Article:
Robert A. Levy of Washington, D.C. is the CCRKBA Gun Rights Defender of the Month Award recipient for September.
  “Bob really is a true-blue believer in the Second Amendment and a truly committed fighter for the individual, civil right of law-abiding Americans to keep and bear arms,” noted CCRKBA Public Affairs Director John Michael Snyder.
 “He has written and argued a great deal for the rights of individuals under the Second Amendment. He is one of the stalwarts among a growing number of lawyers who are bringing about a strong challenge to the unfortunate ‘politically correct’ interpretation of the amendment as applying only to militia membership.
 “Currently, he is leading a direct legal challenge to the outrageous District of Columbia gun law on the ground that it is a violation of the civil rights of law-abiding citizens under the Second Amendment.  He certainly is most deserving of this Award.”
 In a recent speech to a Federalist Society luncheon held at the National Press Club in the Nation’s Capital, Levy referred to the handgun as “the quintessential weapon of self-defense.”
 In the Parker v. District of Columbia lawsuit filed in the United States District Court for the District of Columbia, Levy and co-counsel assert that “plaintiffs are entitled to declaratory relief holding that by maintaining and enforcing a set of laws banning the private ownership and possession of handguns and functional firearms within the home, forbidding otherwise lawful self-usage of arms, and forbidding the movement of a handgun on an individual’s property, defendants are violating the plaintiffs’ individual rights under the Second Amendment to the United States Constitution.”
 Levy joined the Cato Institute in 1997 after 25 years in business. He is an Adjunct Professor at the Georgetown University Law Center, a director of the Institute for Justice, a member of the Board of Visitors of the Federalist Society, and a trustee of the Objectivist Center. He received his Ph.D. in business from the American University in 1966. That year he founded CDA Investment Technologies, Inc., a major provider of financial information and software. 
 Levy was chief executive officer of CDA until 1991. He then earned his Juris Doctor in 1994 from the George Mason University, where he was chief articles editor of the law review. The next two years he clerked for Judge Royce C. Lamberth on the U.S. District Court in Washington, D.C., and for Judge Douglas H. Ginsburg on the U.S. Court of Appeals for the District of Columbia Circuit.
 “Although Congress and the majority of the state legislatures have resisted enacting draconian gun control laws,” Levy wrote in Cato Policy Analysis No. 400, “the courts are the final bulwark in safeguarding our constitutional right to keep and bear arms. Yet the courts of late have been the scene of unprecedented attacks on that right as gun control advocates have used the judiciary to make an end-run around the legislative process. Meritless litigation brought by elected officials in multiple jurisdictions are just part of a scheme to force gun makers to adopt policies that legislatures have wisely rejected. Moreover, the suits are used by politicians to reward their allies – private attorneys, many of whom are major campaign contributors – with lucrative contingency fee contracts.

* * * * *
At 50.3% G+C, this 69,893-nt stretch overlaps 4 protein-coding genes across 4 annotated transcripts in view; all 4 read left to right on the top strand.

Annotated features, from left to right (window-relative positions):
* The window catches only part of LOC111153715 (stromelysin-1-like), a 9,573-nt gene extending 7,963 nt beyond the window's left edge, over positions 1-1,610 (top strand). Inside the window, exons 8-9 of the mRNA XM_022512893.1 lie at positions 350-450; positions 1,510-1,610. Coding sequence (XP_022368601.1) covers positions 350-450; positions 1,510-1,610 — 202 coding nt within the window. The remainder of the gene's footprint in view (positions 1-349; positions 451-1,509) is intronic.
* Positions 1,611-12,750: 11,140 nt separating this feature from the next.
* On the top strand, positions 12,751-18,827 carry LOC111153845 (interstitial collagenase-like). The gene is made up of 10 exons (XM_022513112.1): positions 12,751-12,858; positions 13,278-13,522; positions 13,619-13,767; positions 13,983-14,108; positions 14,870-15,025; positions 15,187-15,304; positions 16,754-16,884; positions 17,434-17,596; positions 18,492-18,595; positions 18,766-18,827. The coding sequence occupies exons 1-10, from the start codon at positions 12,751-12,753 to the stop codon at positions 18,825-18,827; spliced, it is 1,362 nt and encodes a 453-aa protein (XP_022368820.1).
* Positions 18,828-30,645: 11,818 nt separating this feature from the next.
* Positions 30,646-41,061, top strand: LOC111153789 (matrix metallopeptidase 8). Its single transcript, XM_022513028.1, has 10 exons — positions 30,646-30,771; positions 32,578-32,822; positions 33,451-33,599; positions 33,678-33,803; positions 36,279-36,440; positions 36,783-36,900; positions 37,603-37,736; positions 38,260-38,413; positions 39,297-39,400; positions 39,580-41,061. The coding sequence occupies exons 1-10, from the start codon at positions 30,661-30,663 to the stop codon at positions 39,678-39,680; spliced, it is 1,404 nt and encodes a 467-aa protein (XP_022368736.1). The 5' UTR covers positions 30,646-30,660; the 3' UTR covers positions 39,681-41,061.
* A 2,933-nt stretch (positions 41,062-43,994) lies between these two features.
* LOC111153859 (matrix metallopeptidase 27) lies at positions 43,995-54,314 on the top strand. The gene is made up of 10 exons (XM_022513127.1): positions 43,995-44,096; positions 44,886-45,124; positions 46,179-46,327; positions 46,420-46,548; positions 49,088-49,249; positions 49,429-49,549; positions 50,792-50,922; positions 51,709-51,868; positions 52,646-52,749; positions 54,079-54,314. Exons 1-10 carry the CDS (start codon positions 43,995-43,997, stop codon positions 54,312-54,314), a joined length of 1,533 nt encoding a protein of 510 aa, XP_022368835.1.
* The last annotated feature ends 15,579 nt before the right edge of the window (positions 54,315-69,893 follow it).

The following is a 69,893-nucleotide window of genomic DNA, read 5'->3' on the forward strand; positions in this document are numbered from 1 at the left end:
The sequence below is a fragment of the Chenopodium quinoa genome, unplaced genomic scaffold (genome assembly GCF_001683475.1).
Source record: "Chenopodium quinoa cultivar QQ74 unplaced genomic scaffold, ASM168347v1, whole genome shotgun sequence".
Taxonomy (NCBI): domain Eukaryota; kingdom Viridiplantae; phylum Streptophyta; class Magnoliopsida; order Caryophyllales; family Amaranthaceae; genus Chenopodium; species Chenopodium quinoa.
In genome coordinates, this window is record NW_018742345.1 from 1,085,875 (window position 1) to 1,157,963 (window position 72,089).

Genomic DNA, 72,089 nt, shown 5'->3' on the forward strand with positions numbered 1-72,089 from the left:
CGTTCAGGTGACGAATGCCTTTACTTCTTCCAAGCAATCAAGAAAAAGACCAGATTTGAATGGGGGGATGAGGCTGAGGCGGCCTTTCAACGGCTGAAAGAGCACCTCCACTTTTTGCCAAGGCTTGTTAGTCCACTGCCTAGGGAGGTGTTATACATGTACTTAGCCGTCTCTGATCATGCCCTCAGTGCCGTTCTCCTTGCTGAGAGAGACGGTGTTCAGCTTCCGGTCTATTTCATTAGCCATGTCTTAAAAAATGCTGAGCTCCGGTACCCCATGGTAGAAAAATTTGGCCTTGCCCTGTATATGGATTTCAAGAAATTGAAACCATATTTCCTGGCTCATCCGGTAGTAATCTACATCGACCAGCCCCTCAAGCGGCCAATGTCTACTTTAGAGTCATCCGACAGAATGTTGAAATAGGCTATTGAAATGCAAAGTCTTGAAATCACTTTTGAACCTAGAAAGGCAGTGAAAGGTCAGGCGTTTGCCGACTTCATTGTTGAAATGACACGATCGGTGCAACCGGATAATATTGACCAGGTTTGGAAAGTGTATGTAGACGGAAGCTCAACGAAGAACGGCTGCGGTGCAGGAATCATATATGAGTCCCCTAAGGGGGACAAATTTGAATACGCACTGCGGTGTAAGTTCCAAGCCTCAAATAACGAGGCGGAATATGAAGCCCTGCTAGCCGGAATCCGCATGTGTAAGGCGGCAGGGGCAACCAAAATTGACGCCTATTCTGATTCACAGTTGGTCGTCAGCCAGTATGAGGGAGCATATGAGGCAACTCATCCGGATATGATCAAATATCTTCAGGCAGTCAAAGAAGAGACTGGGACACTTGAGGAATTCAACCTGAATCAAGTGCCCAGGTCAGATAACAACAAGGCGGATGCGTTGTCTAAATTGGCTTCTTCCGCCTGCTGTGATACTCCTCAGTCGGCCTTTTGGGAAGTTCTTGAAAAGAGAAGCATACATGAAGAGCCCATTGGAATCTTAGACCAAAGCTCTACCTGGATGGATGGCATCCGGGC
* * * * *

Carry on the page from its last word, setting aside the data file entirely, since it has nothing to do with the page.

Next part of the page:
“Meanwhile, many of the same politicians have exploited a few recent tragedies to promote their anti-gun agenda. But gun controls haven’t worked and more controls won’t help. In fact, many of the recommended regulations will make matters worse by stripping law-abiding citizens of their most effective means of self-defense. Violence in America is due not to the availability of guns but to social pathologies – illegitimacy, dysfunctional schools, and drug and alcohol abuse. Historically, more gun laws have gone hand in hand with an explosion of violent crime. Only during the past decade – with vigorous law enforcement, a booming economy, and an older population – have we seen dramatic reductions in violence, coupled with a record number of guns in circulation.”
 Before compromising constitutional rights expressly recognized in the Second Amendment, Levy wrote, “we ought to be sure of three things: first, that we’ve identified the real problem; second, that we’ve pinpointed its cause; and, third, that our remedy is no more extensive than necessary to fix the problem. The spreading litigation against gun makers fails all three tests as do the latest gun control proposals. Guns do not increase violence; they reduce violence. Banning or regulating firearms will not eliminate the underlying pathologies.”